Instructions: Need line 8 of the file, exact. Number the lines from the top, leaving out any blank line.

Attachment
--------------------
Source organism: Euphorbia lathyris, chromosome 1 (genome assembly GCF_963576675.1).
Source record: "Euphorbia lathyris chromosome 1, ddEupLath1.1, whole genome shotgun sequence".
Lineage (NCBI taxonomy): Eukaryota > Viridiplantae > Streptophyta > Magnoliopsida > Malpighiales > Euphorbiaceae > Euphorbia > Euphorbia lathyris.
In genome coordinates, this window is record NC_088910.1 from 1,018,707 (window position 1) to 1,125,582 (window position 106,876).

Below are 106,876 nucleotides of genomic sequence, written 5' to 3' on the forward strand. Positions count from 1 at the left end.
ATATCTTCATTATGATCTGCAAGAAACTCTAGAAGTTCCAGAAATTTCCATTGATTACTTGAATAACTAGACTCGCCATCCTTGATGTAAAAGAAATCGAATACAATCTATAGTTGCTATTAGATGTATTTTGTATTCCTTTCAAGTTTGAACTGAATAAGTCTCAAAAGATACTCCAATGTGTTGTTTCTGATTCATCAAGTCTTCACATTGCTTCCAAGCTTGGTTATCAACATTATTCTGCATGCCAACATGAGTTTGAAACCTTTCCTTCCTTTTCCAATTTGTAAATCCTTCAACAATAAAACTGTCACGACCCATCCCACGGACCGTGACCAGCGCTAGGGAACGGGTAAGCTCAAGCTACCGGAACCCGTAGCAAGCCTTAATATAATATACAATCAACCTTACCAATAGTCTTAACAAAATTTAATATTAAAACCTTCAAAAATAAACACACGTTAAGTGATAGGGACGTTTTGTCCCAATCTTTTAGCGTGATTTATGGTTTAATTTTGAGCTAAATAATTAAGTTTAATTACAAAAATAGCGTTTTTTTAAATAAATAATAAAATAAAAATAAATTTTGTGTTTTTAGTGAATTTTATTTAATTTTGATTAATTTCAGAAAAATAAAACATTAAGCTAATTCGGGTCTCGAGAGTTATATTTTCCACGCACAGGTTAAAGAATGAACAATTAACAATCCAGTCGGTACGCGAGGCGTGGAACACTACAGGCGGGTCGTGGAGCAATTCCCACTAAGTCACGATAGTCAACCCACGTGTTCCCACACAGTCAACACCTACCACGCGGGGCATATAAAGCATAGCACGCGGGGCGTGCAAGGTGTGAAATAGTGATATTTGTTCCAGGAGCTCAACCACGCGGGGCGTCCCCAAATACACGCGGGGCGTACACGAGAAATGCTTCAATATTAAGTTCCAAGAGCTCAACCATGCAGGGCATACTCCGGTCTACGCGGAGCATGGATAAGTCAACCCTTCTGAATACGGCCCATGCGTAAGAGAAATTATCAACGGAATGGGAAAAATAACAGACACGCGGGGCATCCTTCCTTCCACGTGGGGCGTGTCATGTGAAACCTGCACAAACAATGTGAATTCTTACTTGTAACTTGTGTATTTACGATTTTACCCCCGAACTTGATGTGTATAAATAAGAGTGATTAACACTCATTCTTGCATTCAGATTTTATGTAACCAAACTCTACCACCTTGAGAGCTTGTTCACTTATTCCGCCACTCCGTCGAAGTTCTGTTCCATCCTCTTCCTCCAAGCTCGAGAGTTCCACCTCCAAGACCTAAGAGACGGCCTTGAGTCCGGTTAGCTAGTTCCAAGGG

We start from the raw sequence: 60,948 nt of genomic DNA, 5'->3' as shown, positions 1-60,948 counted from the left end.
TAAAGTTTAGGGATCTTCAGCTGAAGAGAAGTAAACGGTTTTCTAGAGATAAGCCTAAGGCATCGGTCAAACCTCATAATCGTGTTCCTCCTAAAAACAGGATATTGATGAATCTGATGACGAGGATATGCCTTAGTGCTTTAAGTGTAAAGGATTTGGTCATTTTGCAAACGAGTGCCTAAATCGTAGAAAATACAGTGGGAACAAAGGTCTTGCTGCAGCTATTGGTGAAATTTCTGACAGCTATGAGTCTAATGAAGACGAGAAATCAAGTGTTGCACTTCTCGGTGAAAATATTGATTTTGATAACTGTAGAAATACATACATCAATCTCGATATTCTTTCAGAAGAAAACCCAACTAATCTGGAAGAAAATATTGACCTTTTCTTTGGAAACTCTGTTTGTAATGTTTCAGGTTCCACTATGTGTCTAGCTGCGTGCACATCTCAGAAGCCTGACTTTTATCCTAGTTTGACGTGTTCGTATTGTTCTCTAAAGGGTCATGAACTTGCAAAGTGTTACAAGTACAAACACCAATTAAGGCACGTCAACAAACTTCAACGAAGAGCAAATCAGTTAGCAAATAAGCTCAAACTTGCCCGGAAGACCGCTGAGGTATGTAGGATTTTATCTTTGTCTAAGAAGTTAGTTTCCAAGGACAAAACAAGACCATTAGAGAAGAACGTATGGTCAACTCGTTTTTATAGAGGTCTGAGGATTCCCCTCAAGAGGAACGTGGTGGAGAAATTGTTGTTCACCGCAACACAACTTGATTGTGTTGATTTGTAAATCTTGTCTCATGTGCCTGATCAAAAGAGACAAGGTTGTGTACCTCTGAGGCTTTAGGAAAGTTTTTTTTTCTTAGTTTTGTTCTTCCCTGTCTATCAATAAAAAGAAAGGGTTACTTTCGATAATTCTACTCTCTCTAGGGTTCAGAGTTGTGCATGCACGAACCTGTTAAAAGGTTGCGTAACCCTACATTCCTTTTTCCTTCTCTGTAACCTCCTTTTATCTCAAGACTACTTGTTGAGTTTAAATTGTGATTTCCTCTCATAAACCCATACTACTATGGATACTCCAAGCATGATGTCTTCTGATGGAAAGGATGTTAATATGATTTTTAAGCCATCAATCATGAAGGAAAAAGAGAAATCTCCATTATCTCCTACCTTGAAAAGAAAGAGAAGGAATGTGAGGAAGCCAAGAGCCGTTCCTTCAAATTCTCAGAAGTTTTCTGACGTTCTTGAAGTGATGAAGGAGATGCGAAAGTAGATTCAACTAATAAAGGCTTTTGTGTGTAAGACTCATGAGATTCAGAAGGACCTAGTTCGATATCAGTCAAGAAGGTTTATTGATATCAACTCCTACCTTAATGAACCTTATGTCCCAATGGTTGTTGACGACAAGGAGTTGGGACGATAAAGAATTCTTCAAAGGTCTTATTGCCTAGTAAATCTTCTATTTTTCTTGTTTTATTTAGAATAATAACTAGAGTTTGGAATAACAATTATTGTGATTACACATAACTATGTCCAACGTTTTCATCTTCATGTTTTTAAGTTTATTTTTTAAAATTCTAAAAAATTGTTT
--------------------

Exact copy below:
TAAAGTTTAGGGATCTTCAGCTGAAGAGAAGTAAACGGTTTTCTAGAGATAAGCCTAAGGCATCGGTCAAACCTCATAATCGTGTTCCTCCTAAAAACAGGATATTGATGAATCTGATGACGAGGATATGCCTTAGTGCTTTAAGTGTAAAGGATTTGGTCATTTTGCAAACGAGTGCCTAAATCGTAGAAAATACAGTGGGAACAAAGGTCTTGCTGCAGCTATTGGTGAAATTTCTGACAGCTATGAGTCTAATGAAGACGAGAAATCAAGTGTTGCACTTCTCGGTGAAAATATTGATTTTGATAACTGTAGAAATACATACATCAATCTCGATATTCTTTCAGAAGAAAACCCAACTAATCTGGAAGAAAATATTGACCTTTTCTTTGGAAACTCTGTTTGTAATGTTTCAGGTTCCACTATGTGTCTAGCTGCGTGCACATCTCAGAAGCCTGACTTTTATCCTAGTTTGACGTGTTCGTATTGTTCTCTAAAGGGTCATGAACTTGCAAAGTGTTACAAGTACAAACACCAATTAAGGCACGTCAACAAACTTCAACGAAGAGCAAATCAGTTAGCAAATAAGCTCAAACTTGCCCGGAAGACCGCTGAGGTATGTAGGATTTTATCTTTGTCTAAGAAGTTAGTTTCCAAGGACAAAACAAGACCATTAGAGAAGAACGTATGGTCAACTCGTTTTTATAGAGGTCTGAGGATTCCCCTCAAGAGGAACGTGGTGGAGAAATTGTTGTTCACCGCAACACAACTTGATTGTGTTGATTTGTAAATCTTGTCTCATGTGCCTGATCAAAAGAGACAAGGTTGTGTACCTCTGAGGCTTTAGGAAAGTTTTTTTTTCTTAGTTTTGTTCTTCCCTGTCTATCAATAAAAAGAAAGGGTTACTTTCGATAATTCTACTCTCTCTAGGGTTCAGAGTTGTGCATGCACGAACCTGTTAAAAGGTTGCGTAACCCTACATTCCTTTTTCCTTCTCTGTAACCTCCTTTTATCTCAAGACTACTTGTTGAGTTTAAATTGTGATTTCCTCTCATAAACCCATACTACTATGGATACTCCAAGCATGATGTCTTCTGATGGAAAGGATGTTAATATGATTTTTAAGCCATCAATCATGAAGGAAAAAGAGAAATCTCCATTATCTCCTACCTTGAAAAGAAAGAGAAGGAATGTGAGGAAGCCAAGAGCCGTTCCTTCAAATTCTCAGAAGTTTTCTGACGTTCTTGAAGTGATGAAGGAGATGCGAAAGTAGATTCAACTAATAAAGGCTTTTGTGTGTAAGACTCATGAGATTCAGAAGGACCTAGTTCGATATCAGTCAAGAAGGTTTATTGATATCAACTCCTACCTTAATGAACCTTATGTCCCAATGGTTGTTGACGACAAGGAGTTGGGACGATAAAGAATTCTTCAAAGGTCTTATTGCCTAGTAAATCTTCTATTTTTCTTGTTTTATTTAGAATAATAACTAGAGTTTGGAATAACAATTATTGTGATTACACATAACTATGTCCAACGTTTTCATCTTCATGTTTTTAAGTTTATTTTTTAAAATTCTAAAAAATTGTTT